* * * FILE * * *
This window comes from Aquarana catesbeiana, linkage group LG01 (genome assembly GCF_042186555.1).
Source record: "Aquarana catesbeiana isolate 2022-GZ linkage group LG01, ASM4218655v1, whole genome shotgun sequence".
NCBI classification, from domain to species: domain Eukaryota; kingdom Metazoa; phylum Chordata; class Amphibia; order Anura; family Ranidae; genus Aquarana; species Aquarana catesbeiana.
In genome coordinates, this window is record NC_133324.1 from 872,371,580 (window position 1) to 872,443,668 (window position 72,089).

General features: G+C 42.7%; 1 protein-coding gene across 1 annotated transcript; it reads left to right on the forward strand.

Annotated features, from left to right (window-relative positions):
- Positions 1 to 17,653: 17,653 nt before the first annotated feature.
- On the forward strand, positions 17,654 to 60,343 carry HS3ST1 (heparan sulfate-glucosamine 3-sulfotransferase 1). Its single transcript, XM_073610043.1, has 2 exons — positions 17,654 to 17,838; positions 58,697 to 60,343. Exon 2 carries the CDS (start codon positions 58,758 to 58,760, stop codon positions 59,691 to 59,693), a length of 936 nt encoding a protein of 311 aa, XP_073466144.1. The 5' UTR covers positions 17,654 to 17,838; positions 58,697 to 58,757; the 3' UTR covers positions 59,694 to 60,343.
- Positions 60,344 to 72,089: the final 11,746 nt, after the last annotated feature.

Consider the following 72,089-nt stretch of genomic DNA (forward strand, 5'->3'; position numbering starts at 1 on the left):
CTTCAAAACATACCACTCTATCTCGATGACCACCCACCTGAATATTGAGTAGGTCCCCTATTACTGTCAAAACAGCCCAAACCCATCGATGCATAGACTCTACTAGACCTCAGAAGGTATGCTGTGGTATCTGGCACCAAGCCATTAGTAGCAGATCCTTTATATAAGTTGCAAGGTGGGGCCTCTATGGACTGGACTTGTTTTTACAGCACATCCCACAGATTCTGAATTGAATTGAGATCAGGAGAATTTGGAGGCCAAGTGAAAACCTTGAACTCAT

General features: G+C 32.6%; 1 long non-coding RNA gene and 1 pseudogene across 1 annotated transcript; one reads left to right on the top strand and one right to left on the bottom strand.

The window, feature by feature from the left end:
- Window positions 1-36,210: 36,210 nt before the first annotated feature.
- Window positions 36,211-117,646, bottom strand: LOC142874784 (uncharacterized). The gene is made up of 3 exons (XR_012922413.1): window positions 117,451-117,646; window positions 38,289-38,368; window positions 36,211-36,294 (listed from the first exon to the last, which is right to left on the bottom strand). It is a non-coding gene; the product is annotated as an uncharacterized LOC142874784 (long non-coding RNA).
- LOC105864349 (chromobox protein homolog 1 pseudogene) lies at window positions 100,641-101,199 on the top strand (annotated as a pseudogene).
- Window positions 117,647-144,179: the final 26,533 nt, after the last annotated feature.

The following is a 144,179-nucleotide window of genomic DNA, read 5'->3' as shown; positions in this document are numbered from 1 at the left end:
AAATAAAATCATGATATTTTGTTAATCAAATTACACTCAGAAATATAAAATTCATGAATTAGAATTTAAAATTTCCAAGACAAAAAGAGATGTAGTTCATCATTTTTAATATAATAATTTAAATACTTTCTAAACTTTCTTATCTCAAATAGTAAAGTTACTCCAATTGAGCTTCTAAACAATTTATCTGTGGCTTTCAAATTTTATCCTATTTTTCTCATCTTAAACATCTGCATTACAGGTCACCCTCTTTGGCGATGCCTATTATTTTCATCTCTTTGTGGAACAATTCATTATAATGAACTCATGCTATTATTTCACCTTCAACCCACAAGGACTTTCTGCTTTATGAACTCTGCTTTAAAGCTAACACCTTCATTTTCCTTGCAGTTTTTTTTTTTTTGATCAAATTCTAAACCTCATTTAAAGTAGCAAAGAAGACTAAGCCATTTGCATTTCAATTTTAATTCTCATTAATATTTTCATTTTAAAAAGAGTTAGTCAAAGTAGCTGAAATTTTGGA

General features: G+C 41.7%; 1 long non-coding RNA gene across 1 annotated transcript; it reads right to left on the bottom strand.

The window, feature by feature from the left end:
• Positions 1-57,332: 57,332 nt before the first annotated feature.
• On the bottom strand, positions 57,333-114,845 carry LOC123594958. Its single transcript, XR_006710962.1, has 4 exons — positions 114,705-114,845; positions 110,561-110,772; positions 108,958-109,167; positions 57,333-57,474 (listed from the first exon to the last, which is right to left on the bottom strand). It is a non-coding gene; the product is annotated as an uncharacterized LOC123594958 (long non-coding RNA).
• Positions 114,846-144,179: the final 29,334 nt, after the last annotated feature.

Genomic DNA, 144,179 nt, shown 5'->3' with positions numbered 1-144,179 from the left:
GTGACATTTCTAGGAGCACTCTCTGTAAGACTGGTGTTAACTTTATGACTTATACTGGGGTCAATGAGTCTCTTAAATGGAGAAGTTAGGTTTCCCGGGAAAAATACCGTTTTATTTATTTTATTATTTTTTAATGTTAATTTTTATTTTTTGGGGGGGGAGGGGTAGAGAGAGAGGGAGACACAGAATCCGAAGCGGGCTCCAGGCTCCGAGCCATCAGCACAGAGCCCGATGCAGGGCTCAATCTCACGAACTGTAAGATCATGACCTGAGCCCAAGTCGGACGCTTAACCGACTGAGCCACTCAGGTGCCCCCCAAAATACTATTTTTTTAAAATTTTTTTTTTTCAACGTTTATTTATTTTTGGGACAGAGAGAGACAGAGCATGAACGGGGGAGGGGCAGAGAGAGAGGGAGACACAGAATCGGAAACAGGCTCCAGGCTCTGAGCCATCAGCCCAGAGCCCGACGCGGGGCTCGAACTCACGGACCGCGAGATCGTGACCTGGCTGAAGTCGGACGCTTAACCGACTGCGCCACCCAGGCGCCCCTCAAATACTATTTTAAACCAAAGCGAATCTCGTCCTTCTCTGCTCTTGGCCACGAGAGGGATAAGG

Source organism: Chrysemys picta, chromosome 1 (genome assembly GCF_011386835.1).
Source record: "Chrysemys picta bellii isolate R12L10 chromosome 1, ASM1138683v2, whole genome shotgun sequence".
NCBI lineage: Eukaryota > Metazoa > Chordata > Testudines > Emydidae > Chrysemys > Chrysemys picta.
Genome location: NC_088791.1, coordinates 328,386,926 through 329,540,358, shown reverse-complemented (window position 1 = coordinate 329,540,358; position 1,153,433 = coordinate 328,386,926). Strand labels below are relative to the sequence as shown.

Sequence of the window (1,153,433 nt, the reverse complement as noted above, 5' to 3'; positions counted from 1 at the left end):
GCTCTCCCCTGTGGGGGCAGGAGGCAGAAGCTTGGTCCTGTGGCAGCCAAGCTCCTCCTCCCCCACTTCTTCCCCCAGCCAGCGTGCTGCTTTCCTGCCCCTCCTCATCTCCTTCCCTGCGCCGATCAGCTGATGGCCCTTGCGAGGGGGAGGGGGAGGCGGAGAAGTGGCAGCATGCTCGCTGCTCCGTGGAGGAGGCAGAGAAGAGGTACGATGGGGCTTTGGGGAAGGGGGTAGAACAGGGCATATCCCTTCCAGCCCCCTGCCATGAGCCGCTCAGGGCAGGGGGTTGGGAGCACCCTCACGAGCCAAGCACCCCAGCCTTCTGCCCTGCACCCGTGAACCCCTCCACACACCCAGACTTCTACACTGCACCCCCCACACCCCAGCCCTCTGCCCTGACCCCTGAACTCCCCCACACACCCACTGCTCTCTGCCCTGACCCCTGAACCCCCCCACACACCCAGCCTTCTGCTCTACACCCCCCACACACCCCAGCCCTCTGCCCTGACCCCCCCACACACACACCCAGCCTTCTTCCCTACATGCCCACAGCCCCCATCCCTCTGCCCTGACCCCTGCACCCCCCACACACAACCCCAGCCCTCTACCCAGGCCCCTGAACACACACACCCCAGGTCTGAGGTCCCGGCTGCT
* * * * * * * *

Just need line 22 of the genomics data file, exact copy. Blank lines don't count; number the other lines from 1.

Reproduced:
• Positions 1-57,332: 57,332 nt before the first annotated feature.